Today I got this question via email:
Hey Brian, quick question. But there might not be a quick answer. LOL
Do the concept of wu wei and the absence of free will work together?
For some reason, I’m having trouble really understanding wu wei and how it works. Most of the time, I think I understand it from an intellectual stand point. But then walking in it is a whole different animal.
Wu wei is a Taoist term that literally means non-doing. But "effortless effort" is how I think of wu wei. It's when things are going really smoothly, when we're in a state of flow, when this follows that in a pleasingly melodious fashion.
Naturally I had a quick answer to the quick question.
Well, my understanding of wu wei is that it basically means effortless effort. So it seems to me that it meshes nicely with no free will. My reason for thinking this is that most of our problems arise from either believing that the past could have been different from what it was, or that weâ€™ll make a mistake in some future decision. If we accept that both the past and future are determined, including our efforts to decide what to do, then this means that we can relax about what has happened or will happen, because what is to be, will be (as an old song says).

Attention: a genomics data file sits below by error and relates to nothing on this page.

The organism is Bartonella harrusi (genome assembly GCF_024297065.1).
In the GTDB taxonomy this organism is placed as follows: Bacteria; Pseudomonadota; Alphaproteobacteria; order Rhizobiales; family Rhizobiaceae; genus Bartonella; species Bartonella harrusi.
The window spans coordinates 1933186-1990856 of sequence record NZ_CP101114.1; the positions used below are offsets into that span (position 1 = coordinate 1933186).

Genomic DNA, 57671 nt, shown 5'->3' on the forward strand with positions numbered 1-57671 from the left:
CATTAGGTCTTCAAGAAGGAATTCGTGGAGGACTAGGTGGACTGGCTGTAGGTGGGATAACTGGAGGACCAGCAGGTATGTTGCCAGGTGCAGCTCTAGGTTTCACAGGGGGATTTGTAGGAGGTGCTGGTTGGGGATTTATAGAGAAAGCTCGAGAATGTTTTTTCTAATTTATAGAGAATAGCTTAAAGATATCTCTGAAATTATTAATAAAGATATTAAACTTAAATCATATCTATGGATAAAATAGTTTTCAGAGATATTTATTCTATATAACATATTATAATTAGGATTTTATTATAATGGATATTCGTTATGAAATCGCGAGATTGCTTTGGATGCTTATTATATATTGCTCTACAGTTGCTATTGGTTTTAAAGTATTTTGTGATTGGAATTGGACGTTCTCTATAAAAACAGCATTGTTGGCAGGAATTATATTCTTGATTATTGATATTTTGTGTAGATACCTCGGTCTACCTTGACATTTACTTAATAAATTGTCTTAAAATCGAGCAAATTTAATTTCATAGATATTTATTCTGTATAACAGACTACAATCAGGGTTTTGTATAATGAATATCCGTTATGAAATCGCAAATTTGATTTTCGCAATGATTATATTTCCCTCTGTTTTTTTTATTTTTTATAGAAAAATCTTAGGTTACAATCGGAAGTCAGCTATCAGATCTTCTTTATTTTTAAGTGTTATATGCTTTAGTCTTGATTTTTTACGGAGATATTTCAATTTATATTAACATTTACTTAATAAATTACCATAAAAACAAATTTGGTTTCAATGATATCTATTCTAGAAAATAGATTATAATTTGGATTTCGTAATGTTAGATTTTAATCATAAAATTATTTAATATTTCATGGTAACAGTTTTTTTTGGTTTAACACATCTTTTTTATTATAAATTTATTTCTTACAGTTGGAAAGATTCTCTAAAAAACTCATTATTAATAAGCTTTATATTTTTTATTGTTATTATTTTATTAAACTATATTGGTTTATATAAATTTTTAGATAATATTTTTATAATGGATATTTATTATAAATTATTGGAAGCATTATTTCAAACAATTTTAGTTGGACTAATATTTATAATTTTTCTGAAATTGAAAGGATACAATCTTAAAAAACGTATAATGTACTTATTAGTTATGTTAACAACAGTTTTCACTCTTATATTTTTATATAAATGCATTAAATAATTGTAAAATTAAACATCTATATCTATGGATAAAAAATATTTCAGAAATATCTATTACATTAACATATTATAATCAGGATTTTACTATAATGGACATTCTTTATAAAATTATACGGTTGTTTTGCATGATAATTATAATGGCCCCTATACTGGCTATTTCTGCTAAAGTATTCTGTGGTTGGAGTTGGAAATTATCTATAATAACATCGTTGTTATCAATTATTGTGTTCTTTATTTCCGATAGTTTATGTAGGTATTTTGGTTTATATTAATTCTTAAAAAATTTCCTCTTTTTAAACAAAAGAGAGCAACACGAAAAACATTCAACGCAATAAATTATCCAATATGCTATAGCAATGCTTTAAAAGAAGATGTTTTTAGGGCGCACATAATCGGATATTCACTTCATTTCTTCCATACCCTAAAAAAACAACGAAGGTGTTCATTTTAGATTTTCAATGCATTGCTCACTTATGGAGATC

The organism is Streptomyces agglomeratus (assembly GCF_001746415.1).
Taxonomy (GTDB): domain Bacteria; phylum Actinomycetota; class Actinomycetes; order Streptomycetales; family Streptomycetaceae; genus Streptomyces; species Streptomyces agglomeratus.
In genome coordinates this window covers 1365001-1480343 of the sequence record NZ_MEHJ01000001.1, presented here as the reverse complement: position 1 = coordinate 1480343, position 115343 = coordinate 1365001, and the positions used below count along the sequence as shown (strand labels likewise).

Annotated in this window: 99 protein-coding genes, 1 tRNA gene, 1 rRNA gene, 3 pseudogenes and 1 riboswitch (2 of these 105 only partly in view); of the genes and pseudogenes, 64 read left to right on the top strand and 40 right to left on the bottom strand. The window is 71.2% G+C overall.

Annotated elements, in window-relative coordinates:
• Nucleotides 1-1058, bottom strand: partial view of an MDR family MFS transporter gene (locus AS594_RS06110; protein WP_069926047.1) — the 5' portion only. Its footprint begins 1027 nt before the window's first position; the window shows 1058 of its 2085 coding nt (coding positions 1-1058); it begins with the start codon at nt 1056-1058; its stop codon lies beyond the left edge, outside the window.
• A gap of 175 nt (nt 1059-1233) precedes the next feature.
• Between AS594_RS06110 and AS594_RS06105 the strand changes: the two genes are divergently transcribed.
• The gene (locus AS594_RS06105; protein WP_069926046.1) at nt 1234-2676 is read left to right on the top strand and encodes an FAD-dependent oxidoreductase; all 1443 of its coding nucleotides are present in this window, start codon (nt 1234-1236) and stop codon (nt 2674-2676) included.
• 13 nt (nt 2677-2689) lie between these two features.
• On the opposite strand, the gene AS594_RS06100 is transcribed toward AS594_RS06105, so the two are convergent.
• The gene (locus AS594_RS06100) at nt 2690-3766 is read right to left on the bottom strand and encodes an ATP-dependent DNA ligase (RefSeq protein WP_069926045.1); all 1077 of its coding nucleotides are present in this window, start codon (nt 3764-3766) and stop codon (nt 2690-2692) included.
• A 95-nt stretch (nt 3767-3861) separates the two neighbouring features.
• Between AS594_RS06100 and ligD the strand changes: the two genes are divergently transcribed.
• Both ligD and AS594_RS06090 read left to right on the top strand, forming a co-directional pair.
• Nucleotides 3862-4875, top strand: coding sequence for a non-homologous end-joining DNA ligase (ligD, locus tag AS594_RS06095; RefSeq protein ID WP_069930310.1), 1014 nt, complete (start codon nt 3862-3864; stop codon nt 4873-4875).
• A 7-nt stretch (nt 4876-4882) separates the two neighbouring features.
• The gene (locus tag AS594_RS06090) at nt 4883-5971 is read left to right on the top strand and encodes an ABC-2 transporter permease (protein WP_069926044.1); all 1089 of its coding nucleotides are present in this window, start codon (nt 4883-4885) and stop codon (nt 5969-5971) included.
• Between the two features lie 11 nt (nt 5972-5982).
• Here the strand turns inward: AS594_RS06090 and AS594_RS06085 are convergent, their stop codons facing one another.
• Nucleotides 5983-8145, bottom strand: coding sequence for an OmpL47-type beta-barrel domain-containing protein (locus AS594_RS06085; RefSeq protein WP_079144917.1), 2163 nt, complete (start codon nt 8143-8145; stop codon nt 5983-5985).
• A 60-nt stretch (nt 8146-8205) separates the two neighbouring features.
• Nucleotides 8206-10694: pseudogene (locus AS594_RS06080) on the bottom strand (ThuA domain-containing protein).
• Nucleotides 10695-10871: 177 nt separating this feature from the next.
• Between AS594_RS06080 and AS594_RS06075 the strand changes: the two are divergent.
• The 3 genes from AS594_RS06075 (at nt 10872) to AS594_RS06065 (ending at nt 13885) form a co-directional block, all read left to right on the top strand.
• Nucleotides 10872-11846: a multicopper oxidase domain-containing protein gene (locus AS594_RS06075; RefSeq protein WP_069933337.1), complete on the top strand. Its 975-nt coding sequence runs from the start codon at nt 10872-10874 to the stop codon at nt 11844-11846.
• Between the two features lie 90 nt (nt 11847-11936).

When I was just a little girl
I asked my mother, What will I be?
Will I be pretty? Will I be rich?
Here's what she said to me:
Que sera, sera
Whatever will be, will be
The future's not ours to see
Que sera, sera
What will be, will be
Pretty damn simple philosophy of life. And an appealing one.
I've written a lot about free will, or rather the lack thereof, most recently here. But I'd never thought before about the relationship between wu wei and free will.
Now I've got another reason to embrace the almost certain reality that free will is an illusion. Determinism is the secular equivalent of God's will, fate, karma, destiny, and similar supernatural notions.
We atheists can get the same peace of mind from accepting determinism, and hence our lack of free will, as religious believers get from those other ideas.
What will be, will be. The future's not ours to see.
I remember hearing this 1956 Doris Day song when I was just seven or eight. It rang true to my child brain then. It rings true to my senior citizen brain now.